Personal Habits

I am not a person of routine. One of the things I've tried to get better at in the last couple years is establishing better personal habits around how I operate my businesses. On any given week, I can spend up to 95% of my time on other businesses, so it used to be easy for weeks to go by without spending any time on Scrubber. About a year ago, I started a new system where I put a whiteboard in my office in direct line of sight when I'm looking at my computer screen. It has three big sections: Daily, Weekly, and Tasks.

  • Daily is for repetitive tasks that I want to do every day: take my vitamins, workout, etc.
  • Weekly is for weekly repetitive tasks: get to inbox 0, meet up with one person I don't normally get to see, do an activity I don't normally do, etc.
  • Tasks are for non-repetitive things that I want to get done as soon as possible.

Every time I finish something, I check it off. Every morning, I wipe off all the Daily checks and every Monday morning I wipe off all the Weekly checks. This has helped me establish habits in the face of an ever-changing schedule.

One of the things I've tried to get better at in the last couple years is establishing better personal habits around how I operate my businesses.

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For a time, the only thing I did in a week for Scrubber was find one person to email. It could be a reporter or a potential partner. Over time, however, those outreaches stack up.

What are the biggest challenges you've faced and obstacles you've overcome? If you had to start over, what would you do differently?

The most surprising thing to deal with was how frequently people think that Scrubber is a scam.

It turns out that if you tell someone they used a bad word, and they don't think they or any of their friends would ever use that bad word, they get really mad. They send you emails saying awful things and threaten you. They insist that you're scamming them and they threaten to take you to the Supreme Court (Yes, that really happened).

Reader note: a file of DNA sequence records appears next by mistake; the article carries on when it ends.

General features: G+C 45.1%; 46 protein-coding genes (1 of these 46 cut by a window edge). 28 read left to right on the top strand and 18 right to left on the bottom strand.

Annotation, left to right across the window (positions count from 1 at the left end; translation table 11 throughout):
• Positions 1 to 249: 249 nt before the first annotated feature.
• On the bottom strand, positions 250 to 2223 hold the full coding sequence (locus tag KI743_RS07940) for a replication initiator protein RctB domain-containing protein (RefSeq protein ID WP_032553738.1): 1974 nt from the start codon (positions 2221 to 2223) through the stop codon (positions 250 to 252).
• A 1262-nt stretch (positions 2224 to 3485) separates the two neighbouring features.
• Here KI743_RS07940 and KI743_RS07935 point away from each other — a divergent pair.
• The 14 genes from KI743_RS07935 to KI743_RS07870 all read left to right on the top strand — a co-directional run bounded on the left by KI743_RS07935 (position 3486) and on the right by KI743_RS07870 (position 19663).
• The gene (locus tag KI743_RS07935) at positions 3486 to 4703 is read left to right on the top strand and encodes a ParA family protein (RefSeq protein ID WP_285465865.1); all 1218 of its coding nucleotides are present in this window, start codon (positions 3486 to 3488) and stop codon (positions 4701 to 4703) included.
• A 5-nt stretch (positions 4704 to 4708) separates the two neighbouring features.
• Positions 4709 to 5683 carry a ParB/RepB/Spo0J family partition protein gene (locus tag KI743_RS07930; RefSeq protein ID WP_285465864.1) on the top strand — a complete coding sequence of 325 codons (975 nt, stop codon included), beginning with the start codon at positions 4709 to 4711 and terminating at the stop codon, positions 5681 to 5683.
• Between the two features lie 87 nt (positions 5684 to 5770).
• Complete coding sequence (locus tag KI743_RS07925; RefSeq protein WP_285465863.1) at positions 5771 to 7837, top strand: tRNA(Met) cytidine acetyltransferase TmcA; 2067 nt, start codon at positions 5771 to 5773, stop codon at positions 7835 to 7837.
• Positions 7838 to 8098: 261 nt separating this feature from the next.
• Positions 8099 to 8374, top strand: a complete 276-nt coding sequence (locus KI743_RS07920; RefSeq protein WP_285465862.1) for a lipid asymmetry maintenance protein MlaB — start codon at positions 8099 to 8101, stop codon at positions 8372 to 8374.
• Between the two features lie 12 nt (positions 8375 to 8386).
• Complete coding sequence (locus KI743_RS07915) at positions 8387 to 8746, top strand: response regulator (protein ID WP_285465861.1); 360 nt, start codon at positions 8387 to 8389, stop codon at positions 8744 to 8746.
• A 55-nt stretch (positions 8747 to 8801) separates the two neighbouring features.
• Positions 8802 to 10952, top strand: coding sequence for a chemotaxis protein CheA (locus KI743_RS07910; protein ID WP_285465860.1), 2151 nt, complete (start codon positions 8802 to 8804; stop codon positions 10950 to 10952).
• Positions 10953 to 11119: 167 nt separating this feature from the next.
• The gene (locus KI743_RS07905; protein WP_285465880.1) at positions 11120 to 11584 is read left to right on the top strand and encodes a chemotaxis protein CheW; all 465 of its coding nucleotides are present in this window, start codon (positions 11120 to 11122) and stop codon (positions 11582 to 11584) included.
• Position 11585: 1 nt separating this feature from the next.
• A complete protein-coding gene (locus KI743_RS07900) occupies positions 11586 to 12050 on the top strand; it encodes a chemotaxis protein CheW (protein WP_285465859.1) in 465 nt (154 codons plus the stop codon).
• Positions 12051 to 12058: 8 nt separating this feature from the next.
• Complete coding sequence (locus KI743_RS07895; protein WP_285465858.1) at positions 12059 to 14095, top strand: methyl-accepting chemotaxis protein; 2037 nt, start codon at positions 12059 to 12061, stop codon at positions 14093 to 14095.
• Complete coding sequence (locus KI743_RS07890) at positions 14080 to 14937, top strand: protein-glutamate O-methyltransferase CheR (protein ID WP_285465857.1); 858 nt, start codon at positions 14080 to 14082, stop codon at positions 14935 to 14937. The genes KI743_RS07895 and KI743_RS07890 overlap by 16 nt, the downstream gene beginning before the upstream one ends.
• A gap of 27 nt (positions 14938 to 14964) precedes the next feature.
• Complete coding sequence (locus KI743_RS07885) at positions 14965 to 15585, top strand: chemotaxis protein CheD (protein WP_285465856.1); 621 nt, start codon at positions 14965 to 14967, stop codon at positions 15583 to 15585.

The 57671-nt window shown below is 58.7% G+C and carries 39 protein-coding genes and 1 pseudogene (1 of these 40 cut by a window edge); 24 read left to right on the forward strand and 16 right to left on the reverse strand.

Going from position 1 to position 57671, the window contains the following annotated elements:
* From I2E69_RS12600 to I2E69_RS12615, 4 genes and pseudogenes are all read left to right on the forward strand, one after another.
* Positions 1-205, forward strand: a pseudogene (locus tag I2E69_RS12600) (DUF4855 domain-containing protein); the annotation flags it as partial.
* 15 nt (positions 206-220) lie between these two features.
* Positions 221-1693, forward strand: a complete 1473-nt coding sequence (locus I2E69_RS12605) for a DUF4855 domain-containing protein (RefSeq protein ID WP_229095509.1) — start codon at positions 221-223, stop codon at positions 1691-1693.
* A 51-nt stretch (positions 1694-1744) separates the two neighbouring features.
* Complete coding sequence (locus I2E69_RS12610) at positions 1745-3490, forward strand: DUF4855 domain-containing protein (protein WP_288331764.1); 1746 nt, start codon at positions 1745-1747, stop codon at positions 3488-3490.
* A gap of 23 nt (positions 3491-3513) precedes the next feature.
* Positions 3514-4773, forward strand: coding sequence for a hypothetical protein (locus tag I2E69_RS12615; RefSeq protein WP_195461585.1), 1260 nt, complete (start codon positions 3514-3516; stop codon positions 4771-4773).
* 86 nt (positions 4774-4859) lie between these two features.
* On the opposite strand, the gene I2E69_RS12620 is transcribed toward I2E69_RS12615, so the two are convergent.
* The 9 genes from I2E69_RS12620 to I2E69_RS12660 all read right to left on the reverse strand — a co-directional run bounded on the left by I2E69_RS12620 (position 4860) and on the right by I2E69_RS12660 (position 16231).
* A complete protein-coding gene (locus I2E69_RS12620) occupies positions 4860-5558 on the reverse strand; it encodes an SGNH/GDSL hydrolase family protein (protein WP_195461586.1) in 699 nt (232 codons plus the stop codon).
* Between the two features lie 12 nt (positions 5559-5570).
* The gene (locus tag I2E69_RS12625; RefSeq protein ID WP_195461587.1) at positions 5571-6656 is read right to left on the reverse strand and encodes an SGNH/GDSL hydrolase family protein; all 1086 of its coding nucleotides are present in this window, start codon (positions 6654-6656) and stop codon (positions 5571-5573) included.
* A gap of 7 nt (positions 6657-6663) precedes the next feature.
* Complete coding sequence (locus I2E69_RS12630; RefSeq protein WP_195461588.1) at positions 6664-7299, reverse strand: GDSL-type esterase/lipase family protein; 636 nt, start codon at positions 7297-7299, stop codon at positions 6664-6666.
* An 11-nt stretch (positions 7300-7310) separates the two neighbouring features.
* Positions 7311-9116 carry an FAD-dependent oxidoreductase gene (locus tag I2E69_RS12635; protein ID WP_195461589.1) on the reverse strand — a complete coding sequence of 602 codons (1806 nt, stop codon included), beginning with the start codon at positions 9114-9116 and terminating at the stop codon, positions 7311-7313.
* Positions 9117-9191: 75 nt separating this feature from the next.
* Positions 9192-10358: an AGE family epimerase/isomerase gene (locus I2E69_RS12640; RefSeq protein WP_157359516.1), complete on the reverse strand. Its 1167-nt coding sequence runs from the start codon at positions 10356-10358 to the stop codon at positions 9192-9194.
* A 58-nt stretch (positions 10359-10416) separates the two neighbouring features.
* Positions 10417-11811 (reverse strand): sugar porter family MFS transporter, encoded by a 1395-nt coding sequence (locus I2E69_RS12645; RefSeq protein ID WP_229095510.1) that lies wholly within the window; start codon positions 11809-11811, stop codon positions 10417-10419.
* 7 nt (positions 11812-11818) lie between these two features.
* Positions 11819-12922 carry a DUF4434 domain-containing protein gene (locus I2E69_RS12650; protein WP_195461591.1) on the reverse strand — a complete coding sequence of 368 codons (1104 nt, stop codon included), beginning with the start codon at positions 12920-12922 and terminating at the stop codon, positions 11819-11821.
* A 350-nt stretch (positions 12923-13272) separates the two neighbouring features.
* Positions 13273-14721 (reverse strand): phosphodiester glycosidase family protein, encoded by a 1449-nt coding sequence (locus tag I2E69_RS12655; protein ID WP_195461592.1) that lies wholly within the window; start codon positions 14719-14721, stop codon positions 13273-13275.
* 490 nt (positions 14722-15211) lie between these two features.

After almost a year of tweaking using FullStory and customer interviews, we've finally found a workflow that seems to work well for people. We used to give people a summary "Report Card" and then only show them one page of results. We've done away with the Report Card and we now show people every single piece of content we flag.

I did not do enough real-life user testing early on. If I had to start over, I would have bought a few hundred clicks on Facebook right off the bat and used Fullstory to identify problem areas in the app.

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What's your advice for indie hackers who are just starting out?

For indie hackers, there is an innate, phenomenally strong drive to build. You want to fix that bug, or you want to add that feature, or you want to optimize that flow, or you want to upgrade that library. The inconvenient truth for us is that very rarely are those things needle movers. For sure, they cannot be ignored and can be important in the long haul, but until you have users failing at completing tasks or complaining about things, the number one issue is distribution. Everything is easier with traffic. I used to find myself sitting around thinking "Well what then? What can I do?" It's not easy, but one thing I try to continually come back to is the question "What are my users doing right now?" Answers include:

  • They're on Facebook! (Maybe I'll run some ads.)
  • They're on Twitter! (Maybe I'll go search for terms and @ them.)

Ryan Angilly , Founder of Scrubber